So the dream dies in the Sweet Sixteen for Matta and his team for the second year in a row, and the stretch since Ohio State’s last national championship is at 51 years and counting.

March is cruel.

The silver lining, if there is one to be seen, was the announcement after the game by Sullinger that he intends to return for his sophomore year. Buford said he has to talk with his family before making a decision final, but said he also intends to return for his one remaining year of eligibility. With a returning core of Sullinger, Craft and Buford, along with Jordan Sibert and Lenzelle Smith and another bumper crop of incoming freshmen, the Buckeyes should be back in the hunt for a conference title and another run for glory in March.

The incoming class has a lot of size, with 6-10 Amir Williams from Birmingham, Mich., 6-9 Trey McDonald from Battle Creek, Mich., and 6-8 LaQuinton Ross from Jackson, Miss. They have another new frontcourt player eligible in transfer 6’ 9” Evan Ravenal, who sat out this season.  The new freshman crop also includes depth at the point, with Georgia’s Mr. Basketball Shannon Scott, (son of Charlie Scott) coming to Columbus.

There will be more Sweet Sixteens in the foreseeable future. Predicting anything beyond that is...well...madness.

Tressel’s Trials

It’s unclear at this point how bad Friday’s news will turn out to be for Jim Tressel...but it sure ain’t good. The Columbus Dispatch broke the story that Tressel had forwarded emails he received about Terrelle Pryor’s NCAA violations to a Jeannette, PA businessman who has served as an advisor and mentor to Pryor during his recruitment.

This is news to the general public, but it’s hard to imagine that it is news to the OSU administration or to the NCAA, which has been intimately  involved in the OSU investigation of the Tressel matter since early February.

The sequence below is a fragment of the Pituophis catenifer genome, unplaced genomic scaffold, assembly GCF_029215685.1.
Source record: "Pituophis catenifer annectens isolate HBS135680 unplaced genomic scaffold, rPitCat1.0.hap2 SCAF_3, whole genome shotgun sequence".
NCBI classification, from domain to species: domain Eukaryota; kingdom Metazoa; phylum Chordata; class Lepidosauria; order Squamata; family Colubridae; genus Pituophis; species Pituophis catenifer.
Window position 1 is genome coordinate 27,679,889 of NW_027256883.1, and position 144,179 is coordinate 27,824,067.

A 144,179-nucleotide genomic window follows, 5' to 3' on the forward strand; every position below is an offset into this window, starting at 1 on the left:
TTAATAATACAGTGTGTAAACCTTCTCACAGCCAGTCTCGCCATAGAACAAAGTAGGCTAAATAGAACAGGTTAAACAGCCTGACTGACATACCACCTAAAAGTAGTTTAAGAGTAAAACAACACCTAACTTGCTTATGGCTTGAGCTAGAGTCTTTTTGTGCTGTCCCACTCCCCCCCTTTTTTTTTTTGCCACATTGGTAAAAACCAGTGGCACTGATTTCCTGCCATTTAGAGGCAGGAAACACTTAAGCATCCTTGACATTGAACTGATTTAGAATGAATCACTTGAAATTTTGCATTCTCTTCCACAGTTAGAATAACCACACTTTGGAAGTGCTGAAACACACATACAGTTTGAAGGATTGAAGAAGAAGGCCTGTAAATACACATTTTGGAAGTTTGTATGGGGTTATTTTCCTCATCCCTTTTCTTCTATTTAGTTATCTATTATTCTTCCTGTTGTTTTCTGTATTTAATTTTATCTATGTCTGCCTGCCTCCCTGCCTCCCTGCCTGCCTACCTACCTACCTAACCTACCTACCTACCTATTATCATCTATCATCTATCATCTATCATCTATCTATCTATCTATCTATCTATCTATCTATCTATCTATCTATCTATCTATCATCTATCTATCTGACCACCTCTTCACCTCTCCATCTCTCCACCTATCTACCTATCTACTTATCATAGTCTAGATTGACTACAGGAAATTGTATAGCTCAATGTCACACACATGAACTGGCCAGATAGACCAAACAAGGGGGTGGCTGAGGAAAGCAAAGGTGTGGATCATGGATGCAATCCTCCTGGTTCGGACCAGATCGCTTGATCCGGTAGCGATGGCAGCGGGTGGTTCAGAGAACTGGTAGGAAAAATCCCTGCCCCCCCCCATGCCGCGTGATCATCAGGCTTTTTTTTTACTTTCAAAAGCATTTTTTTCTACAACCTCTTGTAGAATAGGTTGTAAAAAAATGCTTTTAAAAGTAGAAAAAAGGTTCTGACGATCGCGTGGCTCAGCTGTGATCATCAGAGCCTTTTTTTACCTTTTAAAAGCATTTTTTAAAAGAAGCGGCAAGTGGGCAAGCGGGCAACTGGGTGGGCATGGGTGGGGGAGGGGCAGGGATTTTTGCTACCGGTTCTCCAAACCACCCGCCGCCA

As far as I can see, the immediate significance of these latest disclosures is that they make Tressel’s claims that he was ”protecting the confidentiality” of either his players, or the federal investigation, seem even more ludicrous and lame than they seemed at the press conference.

It also appears that Tressel was attempting to find a remedy to the problem of Pryor’s involvement in NCAA violations without ever acknowledging to his superiors that he was aware of them. Not good. The news was also damaging enough to have Athletic Director Gene Smith squashing rumors that Tressel would resign sometime this weekend. At this point, nothing would surprise me.

Mike Perry has a good piece on the front page with more details in his open letter to the coach, and I would also refer you to Ramzy, a new contributor at Eleven Warriors, who makes “The Case for Regicide”, a terrific read.

And we wait.


Loose Leaves

- The Lady Buckeyes made it a clean sweep in tournament play for OSU, falling Saturday to the No. 1 seeded Tennessee Volunteers, 85-75, to finish off what has been a disappointing campaign for Jim Foster’s Bucks. Enough said on that, except to note that “disappointing” is the theme of this week’s column

-  The investigation into the events that led to the hospitalization of 13 Iowa football players for rhabdomyolysis contains “mostly good news” for the university and the coaches and conditioning people who put them there. It appears no drugs or performance enhancers were involved and “a strenuous squat-lifting” exercise was responsible for causing the players’ symptoms. You’ll recall that for a few weeks after the football season ended, Kirk Ferentz was the most embattled coach in the Big Ten.

- Until this week there had been no indication that Tressel’s troubles had been having an effect on football recruiting. But a report surfaced in recent days that one of the Buckeyes prized 2012 commitments, running back Brionte Dunn from GlenOak was planning a visit to Michigan. Tressel has always been fairly understanding about his commits taking visits to other schools, but that “understanding” does not extend to visits to Michigan. Dunn may be about to have someone whisper in his ear that this is a flawed plan.